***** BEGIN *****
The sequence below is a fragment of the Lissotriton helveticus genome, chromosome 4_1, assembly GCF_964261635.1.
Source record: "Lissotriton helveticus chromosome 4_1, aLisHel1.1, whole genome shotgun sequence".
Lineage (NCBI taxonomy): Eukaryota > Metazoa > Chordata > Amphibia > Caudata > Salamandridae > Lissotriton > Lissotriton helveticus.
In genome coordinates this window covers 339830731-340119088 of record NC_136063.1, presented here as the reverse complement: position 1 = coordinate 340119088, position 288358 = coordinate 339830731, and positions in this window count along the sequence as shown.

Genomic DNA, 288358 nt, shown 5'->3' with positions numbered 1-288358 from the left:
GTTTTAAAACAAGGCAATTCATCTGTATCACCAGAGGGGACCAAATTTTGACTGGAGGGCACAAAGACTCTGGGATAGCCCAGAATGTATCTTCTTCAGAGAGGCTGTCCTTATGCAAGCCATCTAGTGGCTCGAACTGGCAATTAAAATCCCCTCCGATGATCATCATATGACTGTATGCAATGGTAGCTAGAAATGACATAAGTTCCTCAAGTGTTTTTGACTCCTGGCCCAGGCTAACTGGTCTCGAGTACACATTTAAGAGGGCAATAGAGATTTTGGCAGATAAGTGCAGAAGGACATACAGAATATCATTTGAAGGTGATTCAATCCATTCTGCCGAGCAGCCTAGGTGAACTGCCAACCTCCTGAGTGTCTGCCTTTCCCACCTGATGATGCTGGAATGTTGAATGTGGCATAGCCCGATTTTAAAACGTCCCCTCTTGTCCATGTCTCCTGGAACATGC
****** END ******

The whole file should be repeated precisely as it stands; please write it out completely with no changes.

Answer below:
The sequence below is a fragment of the Lissotriton helveticus genome, chromosome 4_1, assembly GCF_964261635.1.
Source record: "Lissotriton helveticus chromosome 4_1, aLisHel1.1, whole genome shotgun sequence".
Lineage (NCBI taxonomy): Eukaryota > Metazoa > Chordata > Amphibia > Caudata > Salamandridae > Lissotriton > Lissotriton helveticus.
In genome coordinates this window covers 339830731-340119088 of record NC_136063.1, presented here as the reverse complement: position 1 = coordinate 340119088, position 288358 = coordinate 339830731, and positions in this window count along the sequence as shown.

Genomic DNA, 288358 nt, shown 5'->3' with positions numbered 1-288358 from the left:
GTTTTAAAACAAGGCAATTCATCTGTATCACCAGAGGGGACCAAATTTTGACTGGAGGGCACAAAGACTCTGGGATAGCCCAGAATGTATCTTCTTCAGAGAGGCTGTCCTTATGCAAGCCATCTAGTGGCTCGAACTGGCAATTAAAATCCCCTCCGATGATCATCATATGACTGTATGCAATGGTAGCTAGAAATGACATAAGTTCCTCAAGTGTTTTTGACTCCTGGCCCAGGCTAACTGGTCTCGAGTACACATTTAAGAGGGCAATAGAGATTTTGGCAGATAAGTGCAGAAGGACATACAGAATATCATTTGAAGGTGATTCAATCCATTCTGCCGAGCAGCCTAGGTGAACTGCCAACCTCCTGAGTGTCTGCCTTTCCCACCTGATGATGCTGGAATGTTGAATGTGGCATAGCCCGATTTTAAAACGTCCCCTCTTGTCCATGTCTCCTGGAACATGC